You’re in a search of a top quality pedal, and you look at Electro Harmonix Canyon. At first glance, you’ll think to yourself, oh, it’s a fancy looking pedal, small and relatively cheap for an analog delay pedal. I’ll pass. But you would be so wrong, my friend. Apart from the great looks, this pedal’s got a great many pleasant surprises.
The Electro Harmonix Canyon is very compact, and features 11 distinctive modes: echo, modulation, multi-tap, reverse, Deluxe Memory Man (replica of Electro Harmonix legendary analog pedal effect), tape, reverb + delay, octave, shimmer, sample and hold, and finally, the loop mode, with 62 seconds record time. There are three more knobs – FX level, delay, and feedback. The Canyon also features a tap/divide button, with which you can choose rhythmic subdivisions for tap tempo. When it comes to tap tempo, there’s also a tap input on this little guy, giving you an option to tap in your desired tempo while playing.
Changed your mind yet? Sure you did. Electro Harmonix Canyon is, in fact, a great delay pedal, with such a wide range of effects to play with that they’ll satisfy even the most advanced of musicians. Give it a go!
If you’re looking for a real vintage sound at the reach of your foot, as well as a bit of customization, the Line 6 DL4 is the perfect pedal for you.
With a maximum delay time of 14 seconds, this sturdy looking stompbox gathered up a total of 16 vintage modes: digital delay, lo-res, analog with modulation, analog echo, sweep echo, multi-head, tape echo, tube echo, auto-volume echo, reverse, ping pong, stereo delays, rhythmic delay, digital with modulation, and finally, the loop sampler, with 14 seconds of recording. It features 4 more adjustable knobs – delay time, repeats, tweak, tweez, and mix, giving you full control over your vintage sound.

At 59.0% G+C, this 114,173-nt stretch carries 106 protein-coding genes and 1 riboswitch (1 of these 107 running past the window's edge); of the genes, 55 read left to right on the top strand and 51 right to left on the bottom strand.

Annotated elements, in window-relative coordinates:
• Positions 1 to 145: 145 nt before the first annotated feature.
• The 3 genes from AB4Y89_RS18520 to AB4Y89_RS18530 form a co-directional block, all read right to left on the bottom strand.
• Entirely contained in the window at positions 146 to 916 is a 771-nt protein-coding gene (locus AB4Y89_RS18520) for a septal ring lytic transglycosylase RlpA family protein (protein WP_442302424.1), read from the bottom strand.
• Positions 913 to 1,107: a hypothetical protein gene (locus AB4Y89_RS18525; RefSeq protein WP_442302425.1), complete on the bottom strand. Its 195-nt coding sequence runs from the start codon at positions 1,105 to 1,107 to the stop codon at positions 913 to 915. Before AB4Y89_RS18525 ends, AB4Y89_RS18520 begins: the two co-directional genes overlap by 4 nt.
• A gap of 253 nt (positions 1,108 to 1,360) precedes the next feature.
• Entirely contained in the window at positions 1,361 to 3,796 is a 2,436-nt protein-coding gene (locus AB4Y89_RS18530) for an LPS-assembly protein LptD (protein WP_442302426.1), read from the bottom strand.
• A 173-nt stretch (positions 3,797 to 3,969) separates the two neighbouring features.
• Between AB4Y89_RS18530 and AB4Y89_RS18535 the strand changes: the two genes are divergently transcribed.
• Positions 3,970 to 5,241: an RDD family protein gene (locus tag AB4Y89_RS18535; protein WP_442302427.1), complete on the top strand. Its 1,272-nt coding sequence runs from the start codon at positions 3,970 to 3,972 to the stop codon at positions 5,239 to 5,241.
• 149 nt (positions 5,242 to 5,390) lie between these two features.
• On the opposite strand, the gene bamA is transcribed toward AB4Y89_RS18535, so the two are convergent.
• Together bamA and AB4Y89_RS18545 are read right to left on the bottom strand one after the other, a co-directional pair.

Although it looks like a kid’s toy at first glance, with its green and curvy body – it’s far from it, really. This big boy is a real vintage masterpiece for the advanced guitar player, well worth its price tag.
This big boy is the slightly older, but more accomplished brother of the Flashback 2 we reviewed earlier. Bigger is sometimes better, and in the case of Flashback X4 – it’s one of the best stompboxes ever made by TC Electronics.
This pedal is packed full of high-quality features – it has a whopping 16 delay types, three presets, a 40-second looper, tap tempo and 4 TonePrint slots to load up presets from some of your favorite songs, or your own recordings. The transition between presets is very smooth and the quality of the tone is impressive. All wrapped up in a pretty blue box that, despite its somewhat intimidating appearance is actually very user-friendly.
The TC Electronics Flashback X4 is everything you’ll ever need in a delay pedal, it’s very fun to use, and it will make you fall in love with the delay effect all over again. I’d even recommend it to newcomers with a slightly bigger budget – you won’t need another delay pedal after this one.